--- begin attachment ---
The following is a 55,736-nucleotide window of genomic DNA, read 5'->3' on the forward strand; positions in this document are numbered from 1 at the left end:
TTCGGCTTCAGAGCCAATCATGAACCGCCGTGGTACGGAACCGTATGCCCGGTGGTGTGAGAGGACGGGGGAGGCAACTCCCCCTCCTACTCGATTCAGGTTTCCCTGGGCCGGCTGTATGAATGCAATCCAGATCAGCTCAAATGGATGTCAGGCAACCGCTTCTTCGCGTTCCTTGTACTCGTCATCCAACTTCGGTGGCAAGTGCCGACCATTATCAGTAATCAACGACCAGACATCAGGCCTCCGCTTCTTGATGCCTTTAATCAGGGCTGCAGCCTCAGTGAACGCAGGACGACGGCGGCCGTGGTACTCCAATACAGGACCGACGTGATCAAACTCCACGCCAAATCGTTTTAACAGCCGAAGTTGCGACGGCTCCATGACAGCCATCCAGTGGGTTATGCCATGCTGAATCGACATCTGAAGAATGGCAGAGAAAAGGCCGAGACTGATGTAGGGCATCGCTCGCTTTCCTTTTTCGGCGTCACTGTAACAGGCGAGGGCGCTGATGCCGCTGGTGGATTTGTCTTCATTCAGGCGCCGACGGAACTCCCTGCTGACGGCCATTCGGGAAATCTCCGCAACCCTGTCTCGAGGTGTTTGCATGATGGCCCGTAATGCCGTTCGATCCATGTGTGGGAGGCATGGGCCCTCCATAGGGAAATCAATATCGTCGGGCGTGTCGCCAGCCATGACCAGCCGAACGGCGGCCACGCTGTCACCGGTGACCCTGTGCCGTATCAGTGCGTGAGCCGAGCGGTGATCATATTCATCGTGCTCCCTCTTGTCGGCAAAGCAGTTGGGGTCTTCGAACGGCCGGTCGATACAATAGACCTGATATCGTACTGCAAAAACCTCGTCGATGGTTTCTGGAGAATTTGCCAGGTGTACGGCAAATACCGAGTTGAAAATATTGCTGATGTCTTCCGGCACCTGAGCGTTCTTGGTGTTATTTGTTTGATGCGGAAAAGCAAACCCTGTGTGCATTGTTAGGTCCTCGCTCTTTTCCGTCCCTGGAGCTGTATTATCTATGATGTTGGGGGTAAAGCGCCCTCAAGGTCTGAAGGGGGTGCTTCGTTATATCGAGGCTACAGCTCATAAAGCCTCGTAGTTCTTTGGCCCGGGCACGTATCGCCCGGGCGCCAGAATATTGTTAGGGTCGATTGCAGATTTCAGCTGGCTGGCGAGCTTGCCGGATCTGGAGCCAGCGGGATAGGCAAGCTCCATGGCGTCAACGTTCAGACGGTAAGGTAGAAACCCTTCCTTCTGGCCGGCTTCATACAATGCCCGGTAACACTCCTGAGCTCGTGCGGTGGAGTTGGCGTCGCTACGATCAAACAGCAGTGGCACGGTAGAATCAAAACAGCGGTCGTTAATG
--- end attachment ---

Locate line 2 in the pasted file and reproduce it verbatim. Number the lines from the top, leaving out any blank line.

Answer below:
TTCGGCTTCAGAGCCAATCATGAACCGCCGTGGTACGGAACCGTATGCCCGGTGGTGTGAGAGGACGGGGGAGGCAACTCCCCCTCCTACTCGATTCAGGTTTCCCTGGGCCGGCTGTATGAATGCAATCCAGATCAGCTCAAATGGATGTCAGGCAACCGCTTCTTCGCGTTCCTTGTACTCGTCATCCAACTTCGGTGGCAAGTGCCGACCATTATCAGTAATCAACGACCAGACATCAGGCCTCCGCTTCTTGATGCCTTTAATCAGGGCTGCAGCCTCAGTGAACGCAGGACGACGGCGGCCGTGGTACTCCAATACAGGACCGACGTGATCAAACTCCACGCCAAATCGTTTTAACAGCCGAAGTTGCGACGGCTCCATGACAGCCATCCAGTGGGTTATGCCATGCTGAATCGACATCTGAAGAATGGCAGAGAAAAGGCCGAGACTGATGTAGGGCATCGCTCGCTTTCCTTTTTCGGCGTCACTGTAACAGGCGAGGGCGCTGATGCCGCTGGTGGATTTGTCTTCATTCAGGCGCCGACGGAACTCCCTGCTGACGGCCATTCGGGAAATCTCCGCAACCCTGTCTCGAGGTGTTTGCATGATGGCCCGTAATGCCGTTCGATCCATGTGTGGGAGGCATGGGCCCTCCATAGGGAAATCAATATCGTCGGGCGTGTCGCCAGCCATGACCAGCCGAACGGCGGCCACGCTGTCACCGGTGACCCTGTGCCGTATCAGTGCGTGAGCCGAGCGGTGATCATATTCATCGTGCTCCCTCTTGTCGGCAAAGCAGTTGGGGTCTTCGAACGGCCGGTCGATACAATAGACCTGATATCGTACTGCAAAAACCTCGTCGATGGTTTCTGGAGAATTTGCCAGGTGTACGGCAAATACCGAGTTGAAAATATTGCTGATGTCTTCCGGCACCTGAGCGTTCTTGGTGTTATTTGTTTGATGCGGAAAAGCAAACCCTGTGTGCATTGTTAGGTCCTCGCTCTTTTCCGTCCCTGGAGCTGTATTATCTATGATGTTGGGGGTAAAGCGCCCTCAAGGTCTGAAGGGGGTGCTTCGTTATATCGAGGCTACAGCTCATAAAGCCTCGTAGTTCTTTGGCCCGGGCACGTATCGCCCGGGCGCCAGAATATTGTTAGGGTCGATTGCAGATTTCAGCTGGCTGGCGAGCTTGCCGGATCTGGAGCCAGCGGGATAGGCAAGCTCCATGGCGTCAACGTTCAGACGGTAAGGTAGAAACCCTTCCTTCTGGCCGGCTTCATACAATGCCCGGTAACACTCCTGAGCTCGTGCGGTGGAGTTGGCGTCGCTACGATCAAACAGCAGTGGCACGGTAGAATCAAAACAGCGGTCGTTAATG